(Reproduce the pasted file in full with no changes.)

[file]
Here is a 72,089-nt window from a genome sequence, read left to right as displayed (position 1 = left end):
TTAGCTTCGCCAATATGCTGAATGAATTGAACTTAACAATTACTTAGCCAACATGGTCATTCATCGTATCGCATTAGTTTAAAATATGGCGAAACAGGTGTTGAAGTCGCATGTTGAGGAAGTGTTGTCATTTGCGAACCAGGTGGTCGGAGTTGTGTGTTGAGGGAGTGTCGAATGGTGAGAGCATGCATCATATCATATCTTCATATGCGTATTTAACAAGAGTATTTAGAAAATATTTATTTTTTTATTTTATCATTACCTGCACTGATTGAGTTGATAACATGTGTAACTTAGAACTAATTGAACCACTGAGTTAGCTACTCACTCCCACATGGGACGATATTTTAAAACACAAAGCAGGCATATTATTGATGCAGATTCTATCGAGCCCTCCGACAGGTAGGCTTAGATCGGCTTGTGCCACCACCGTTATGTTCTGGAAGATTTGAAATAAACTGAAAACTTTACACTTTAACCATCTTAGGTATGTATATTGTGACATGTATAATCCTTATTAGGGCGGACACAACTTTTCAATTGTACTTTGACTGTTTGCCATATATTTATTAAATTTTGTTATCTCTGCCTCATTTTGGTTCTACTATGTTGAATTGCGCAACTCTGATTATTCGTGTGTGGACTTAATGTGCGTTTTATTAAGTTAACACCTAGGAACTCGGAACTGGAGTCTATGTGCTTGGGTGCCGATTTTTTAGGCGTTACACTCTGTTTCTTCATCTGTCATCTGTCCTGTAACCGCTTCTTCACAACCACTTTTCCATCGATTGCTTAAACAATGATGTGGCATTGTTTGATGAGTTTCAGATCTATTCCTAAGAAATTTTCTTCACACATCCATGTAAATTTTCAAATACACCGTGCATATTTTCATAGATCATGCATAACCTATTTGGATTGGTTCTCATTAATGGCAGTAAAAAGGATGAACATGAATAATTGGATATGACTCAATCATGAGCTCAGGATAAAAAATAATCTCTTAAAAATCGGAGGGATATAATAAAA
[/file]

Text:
Here is a 72,089-nt window from a genome sequence, read left to right as displayed (position 1 = left end):
TTAGCTTCGCCAATATGCTGAATGAATTGAACTTAACAATTACTTAGCCAACATGGTCATTCATCGTATCGCATTAGTTTAAAATATGGCGAAACAGGTGTTGAAGTCGCATGTTGAGGAAGTGTTGTCATTTGCGAACCAGGTGGTCGGAGTTGTGTGTTGAGGGAGTGTCGAATGGTGAGAGCATGCATCATATCATATCTTCATATGCGTATTTAACAAGAGTATTTAGAAAATATTTATTTTTTTATTTTATCATTACCTGCACTGATTGAGTTGATAACATGTGTAACTTAGAACTAATTGAACCACTGAGTTAGCTACTCACTCCCACATGGGACGATATTTTAAAACACAAAGCAGGCATATTATTGATGCAGATTCTATCGAGCCCTCCGACAGGTAGGCTTAGATCGGCTTGTGCCACCACCGTTATGTTCTGGAAGATTTGAAATAAACTGAAAACTTTACACTTTAACCATCTTAGGTATGTATATTGTGACATGTATAATCCTTATTAGGGCGGACACAACTTTTCAATTGTACTTTGACTGTTTGCCATATATTTATTAAATTTTGTTATCTCTGCCTCATTTTGGTTCTACTATGTTGAATTGCGCAACTCTGATTATTCGTGTGTGGACTTAATGTGCGTTTTATTAAGTTAACACCTAGGAACTCGGAACTGGAGTCTATGTGCTTGGGTGCCGATTTTTTAGGCGTTACACTCTGTTTCTTCATCTGTCATCTGTCCTGTAACCGCTTCTTCACAACCACTTTTCCATCGATTGCTTAAACAATGATGTGGCATTGTTTGATGAGTTTCAGATCTATTCCTAAGAAATTTTCTTCACACATCCATGTAAATTTTCAAATACACCGTGCATATTTTCATAGATCATGCATAACCTATTTGGATTGGTTCTCATTAATGGCAGTAAAAAGGATGAACATGAATAATTGGATATGACTCAATCATGAGCTCAGGATAAAAAATAATCTCTTAAAAATCGGAGGGATATAATAAAA